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Proclamation 5414—National Mark Twain Day, 1985

November 26, 1985

By the President of the United States of America

A Proclamation

Like the comet that startled the night sky at his birth and returned as a bright chariot to "carry him home" 75 years later, the literary achievements of Mark Twain can truly be called an "astronomical" phenomenon.

Born Samuel Langhorne Clemens, November 30, 1835, in Florida, Missouri, he enjoyed an idyllic boyhood in Hannibal, Missouri. There by the banks of the mighty Mississippi, he came to know and love the common people of America. Their crotchets and kindnesses; their exasperating foibles; their endearing loyalties; their dreams and hopes were printed indelibly in his memory. Annealed through time and art, those recollections would be transformed by his genius into immortal characters in masterworks that not only won great popularity in his day but have also stood the test of time.

Today, as we commemorate the 150th anniversary of Mark Twain's birth—and as Halley's Comet again brightens the skies of our planet—the wit, the wisdom, and the inimitable style of Mark Twain continue to delight and instruct young and old—in more than 50 languages.

It is a measure of the richness of Twain's genius and the complexity of his character that debates still go on as to whether he was primarily a humorist, a novelist, a charming spinner of provincial yarns, a cynic, or a sentimentalist. The truth is he was all of these—and more.

He was American to the core and he was also a sophisticated world traveller. He evoked the concrete details of his own time and place as no one else could, and he was also deeply versed in history.

He relished the innocent joys of childhood and the storybook adventures of his young manhood. He knew the fulfillment of a happy marriage and the heady wine of wealth and adulation. The dons of Yale and Oxford honored him with exalted degrees, and when he died the common people wept.

Twain also knew the shattering humiliation of betrayal and bankruptcy. He endured the soul-searing desolation of bereavement, and in the depths of his grief he could sometimes rail like the proverbial village atheist. But he could also write of the saintly Joan of Arc with the awe and ardor of a hagiographer. In many ways Twain remains a riddle. He still awaits a definitive biography. He would probably have been amused at all the fuss that has been made over him and chuckle at some of the theories the critics have spun about him and his works. Self-deprecation was the hallmark of his humor; he loved to puncture pomposity—even his own.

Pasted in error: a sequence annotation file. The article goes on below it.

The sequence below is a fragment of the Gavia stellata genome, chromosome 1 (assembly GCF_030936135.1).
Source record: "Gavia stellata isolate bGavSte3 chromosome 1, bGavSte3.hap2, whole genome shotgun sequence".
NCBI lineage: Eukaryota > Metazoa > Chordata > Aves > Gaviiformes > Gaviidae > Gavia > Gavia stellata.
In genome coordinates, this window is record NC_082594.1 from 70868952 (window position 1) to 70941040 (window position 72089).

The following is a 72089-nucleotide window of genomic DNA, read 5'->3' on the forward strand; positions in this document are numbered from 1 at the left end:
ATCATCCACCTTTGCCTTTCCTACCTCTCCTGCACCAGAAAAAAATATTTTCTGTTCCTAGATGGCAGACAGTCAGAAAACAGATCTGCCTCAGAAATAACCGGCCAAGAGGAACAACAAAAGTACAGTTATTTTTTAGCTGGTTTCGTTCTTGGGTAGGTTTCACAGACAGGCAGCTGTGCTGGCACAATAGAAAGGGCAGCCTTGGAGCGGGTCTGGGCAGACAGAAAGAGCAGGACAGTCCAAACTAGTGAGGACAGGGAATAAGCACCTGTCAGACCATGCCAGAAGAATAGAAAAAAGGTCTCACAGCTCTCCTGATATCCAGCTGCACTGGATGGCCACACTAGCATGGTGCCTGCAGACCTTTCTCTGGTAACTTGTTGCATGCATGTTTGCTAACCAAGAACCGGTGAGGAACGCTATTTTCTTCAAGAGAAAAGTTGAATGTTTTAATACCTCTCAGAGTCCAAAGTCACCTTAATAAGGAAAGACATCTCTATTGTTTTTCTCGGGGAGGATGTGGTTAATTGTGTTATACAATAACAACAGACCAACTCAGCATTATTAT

New York, Connecticut, California, and Hawaii are only some of the States that can claim to have shaped his life, but Hannibal, Missouri, where he grew up, will always have a prior claim. And so it is especially fitting that while all Americans celebrate this anniversary, Hannibal—which maintains his boyhood home as a museum—has been the scene of special events starting in May and culminating on November 30, the 150th anniversary of his birth.

The Congress, by House Joint Resolution 259, has designated November 30, 1985, as "National Mark Twain Day" and authorized and requested the President to issue a proclamation in observance of this event.

Now, Therefore, I, Ronald Reagan, President of the United States of America, do hereby proclaim November 30, 1985, as National Mark Twain Day. I call upon the people of the United States to observe such day with appropriate ceremonies and activities.

In Witness Whereof, I have hereunto set my hand this twenty-sixth day of November, in the year of our Lord nineteen hundred and eighty-five, and of the Independence of the United States of America the two hundred and tenth.

Signature of Ronald Reagan


Note: The proclamation was released by the Office of the Press Secretary on November 29.

Ronald Reagan, Proclamation 5414—National Mark Twain Day, 1985 Online by Gerhard Peters and John T. Woolley, The American Presidency Project

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